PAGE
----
Your blog has been helpful to me.  I have a question regarding how to get rid of what Thomas Aquinas would describe as a disordered appetite.  Is the following explanation right? -- When a particular appetite is disordered in a certain way, and subsequently the person seeks to correct it by directing towards its proper object, then ultimately, with a lot of sincerity and time and effort, he is able to do so.  Once the disorder is corrected, the disordered appetite no longer exists.



Not exactly.  A few distinctions may be helpful.  I think you are asking about natural appetites, such as the desire for food, rather than acquired appetites, such as the appetite to play chess.  An acquired appetite can exist only as a modification of one or more natural appetites.  For instance, the appetite to play chess is a modification of the natural appetite for the exercise of our natural powers.

Natural appetites always exist in some form, but they may exist in either well-ordered or disordered conditions.  For example, the natural appetite for food is well-ordered in a temperate man, but disordered in a glutton.  Although the natural appetites are good in themselves – they belong to our nature and we ought to have them – a disorder in a natural appetite is bad for us.  So desiring food is good, but gluttony is a vice.

You’re entirely right to say that the appetites become well-ordered through virtue.  Some virtues, such as temperance, are called “acquired” because they are developed by discipline and habituation.  What your account leaves out is that there also exist other virtues, epitomized by faith, hope, and charity.  These other virtues are called “infused” because they are poured into the soul by the grace of God, made possible by the atoning work of Christ.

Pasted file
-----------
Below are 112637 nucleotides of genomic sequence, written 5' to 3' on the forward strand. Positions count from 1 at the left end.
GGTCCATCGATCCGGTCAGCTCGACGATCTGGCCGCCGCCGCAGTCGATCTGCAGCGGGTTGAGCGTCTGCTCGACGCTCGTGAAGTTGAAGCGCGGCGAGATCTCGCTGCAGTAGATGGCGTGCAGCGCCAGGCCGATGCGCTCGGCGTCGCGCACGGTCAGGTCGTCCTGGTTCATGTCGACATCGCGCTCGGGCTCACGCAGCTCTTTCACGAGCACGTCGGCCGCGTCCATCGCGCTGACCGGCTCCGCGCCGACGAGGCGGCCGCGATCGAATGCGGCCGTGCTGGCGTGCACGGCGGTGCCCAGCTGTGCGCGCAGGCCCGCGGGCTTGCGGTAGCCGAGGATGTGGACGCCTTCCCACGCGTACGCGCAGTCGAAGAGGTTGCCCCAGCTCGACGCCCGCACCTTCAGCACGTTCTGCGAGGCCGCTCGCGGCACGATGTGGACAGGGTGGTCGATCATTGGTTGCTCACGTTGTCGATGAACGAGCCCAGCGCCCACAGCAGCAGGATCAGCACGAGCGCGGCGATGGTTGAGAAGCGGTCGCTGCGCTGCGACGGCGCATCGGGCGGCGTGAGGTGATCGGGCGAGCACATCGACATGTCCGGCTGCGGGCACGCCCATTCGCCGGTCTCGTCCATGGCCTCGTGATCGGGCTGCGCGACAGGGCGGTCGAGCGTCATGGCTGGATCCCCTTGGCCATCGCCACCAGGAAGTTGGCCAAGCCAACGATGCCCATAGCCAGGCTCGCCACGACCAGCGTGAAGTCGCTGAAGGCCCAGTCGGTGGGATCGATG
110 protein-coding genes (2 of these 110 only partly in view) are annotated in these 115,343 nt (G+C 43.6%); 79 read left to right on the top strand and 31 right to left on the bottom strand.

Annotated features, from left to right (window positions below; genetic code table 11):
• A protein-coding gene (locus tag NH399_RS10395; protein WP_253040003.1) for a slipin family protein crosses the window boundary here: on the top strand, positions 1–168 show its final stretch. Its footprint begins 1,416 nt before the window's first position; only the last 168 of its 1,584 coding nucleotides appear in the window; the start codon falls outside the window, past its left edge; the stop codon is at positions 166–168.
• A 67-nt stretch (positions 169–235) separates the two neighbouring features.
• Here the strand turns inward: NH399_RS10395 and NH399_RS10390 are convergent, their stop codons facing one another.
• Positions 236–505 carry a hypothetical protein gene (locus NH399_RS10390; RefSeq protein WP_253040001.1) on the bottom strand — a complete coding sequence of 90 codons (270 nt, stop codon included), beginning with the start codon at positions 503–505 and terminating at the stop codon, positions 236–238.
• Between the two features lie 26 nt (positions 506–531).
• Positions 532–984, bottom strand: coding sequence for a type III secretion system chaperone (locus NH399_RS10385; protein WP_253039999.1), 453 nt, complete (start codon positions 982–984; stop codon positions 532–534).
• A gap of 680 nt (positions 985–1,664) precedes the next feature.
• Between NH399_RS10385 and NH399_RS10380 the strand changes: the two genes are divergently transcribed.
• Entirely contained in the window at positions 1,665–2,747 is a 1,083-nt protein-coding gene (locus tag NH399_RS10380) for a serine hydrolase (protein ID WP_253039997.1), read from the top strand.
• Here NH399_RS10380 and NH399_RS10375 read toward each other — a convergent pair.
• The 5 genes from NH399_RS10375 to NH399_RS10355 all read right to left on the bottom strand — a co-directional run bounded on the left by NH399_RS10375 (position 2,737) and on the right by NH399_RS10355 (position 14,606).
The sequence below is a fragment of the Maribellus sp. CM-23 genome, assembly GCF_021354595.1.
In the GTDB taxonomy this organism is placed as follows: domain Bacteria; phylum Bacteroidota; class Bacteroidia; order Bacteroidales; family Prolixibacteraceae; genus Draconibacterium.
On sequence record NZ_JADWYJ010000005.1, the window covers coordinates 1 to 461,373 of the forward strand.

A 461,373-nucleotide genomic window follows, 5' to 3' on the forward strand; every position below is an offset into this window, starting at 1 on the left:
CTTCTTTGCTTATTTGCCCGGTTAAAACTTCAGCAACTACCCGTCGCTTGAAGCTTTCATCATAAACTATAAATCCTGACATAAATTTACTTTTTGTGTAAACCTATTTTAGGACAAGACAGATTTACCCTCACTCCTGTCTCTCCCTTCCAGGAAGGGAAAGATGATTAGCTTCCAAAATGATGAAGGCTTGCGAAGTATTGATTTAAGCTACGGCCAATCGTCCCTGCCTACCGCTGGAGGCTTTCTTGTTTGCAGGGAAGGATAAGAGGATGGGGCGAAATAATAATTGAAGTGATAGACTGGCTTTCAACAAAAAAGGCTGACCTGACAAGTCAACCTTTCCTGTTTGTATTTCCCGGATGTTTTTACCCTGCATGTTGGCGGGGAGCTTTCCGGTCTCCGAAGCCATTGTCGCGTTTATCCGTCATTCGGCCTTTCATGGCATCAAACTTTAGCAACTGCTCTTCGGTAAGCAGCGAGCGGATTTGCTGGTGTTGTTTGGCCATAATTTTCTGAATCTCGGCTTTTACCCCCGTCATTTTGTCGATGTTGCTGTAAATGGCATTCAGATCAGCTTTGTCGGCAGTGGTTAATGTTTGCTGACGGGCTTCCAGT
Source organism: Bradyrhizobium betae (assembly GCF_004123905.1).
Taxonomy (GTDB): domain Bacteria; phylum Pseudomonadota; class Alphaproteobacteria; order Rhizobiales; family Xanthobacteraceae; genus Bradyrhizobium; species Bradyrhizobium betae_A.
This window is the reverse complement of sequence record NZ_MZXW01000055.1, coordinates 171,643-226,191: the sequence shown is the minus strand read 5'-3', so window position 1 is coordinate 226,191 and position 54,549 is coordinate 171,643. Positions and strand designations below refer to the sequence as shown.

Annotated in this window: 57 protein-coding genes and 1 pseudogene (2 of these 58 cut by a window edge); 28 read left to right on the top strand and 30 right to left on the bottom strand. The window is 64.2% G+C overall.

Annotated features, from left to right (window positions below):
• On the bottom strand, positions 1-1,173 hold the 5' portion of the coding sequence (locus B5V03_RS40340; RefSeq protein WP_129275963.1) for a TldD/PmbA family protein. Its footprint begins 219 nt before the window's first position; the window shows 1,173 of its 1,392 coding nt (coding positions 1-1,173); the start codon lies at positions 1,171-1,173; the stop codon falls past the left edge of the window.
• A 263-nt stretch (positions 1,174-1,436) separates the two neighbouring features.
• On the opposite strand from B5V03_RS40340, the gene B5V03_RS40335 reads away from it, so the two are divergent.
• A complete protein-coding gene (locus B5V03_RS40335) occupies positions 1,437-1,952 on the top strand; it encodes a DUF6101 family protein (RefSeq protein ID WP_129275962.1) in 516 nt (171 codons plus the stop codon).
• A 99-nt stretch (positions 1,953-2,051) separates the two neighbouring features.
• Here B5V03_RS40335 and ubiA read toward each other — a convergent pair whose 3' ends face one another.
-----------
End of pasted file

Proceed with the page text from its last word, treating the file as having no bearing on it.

The infused virtues make the exercise of the acquired virtues easier.  For example, charity makes it possible to will the true good even of persons for whom we do not have natural affection.  But there is more, because the infused virtues don’t just discipline motive – they uplift and transform it.  It is a good thing to love my wife.  It is quite another thing – and much better – to participate in the very love with which God loves her.

Human beings must cooperate with the grace that creates the infused virtues in us, but even the very power to cooperate with grace is a gift of grace.  Unlike the acquired virtues, the infused virtues cannot be ginned up by our own power.  Apart from grace, we are helpless to attain them.

So the infused virtues can accomplish a lot toward putting the soul in good order, and that’s what’s right about the way you put it.  With effort, I may make good progress.  But eventually I hit a wall – or a ceiling -- through which I can break only with the help of divine grace.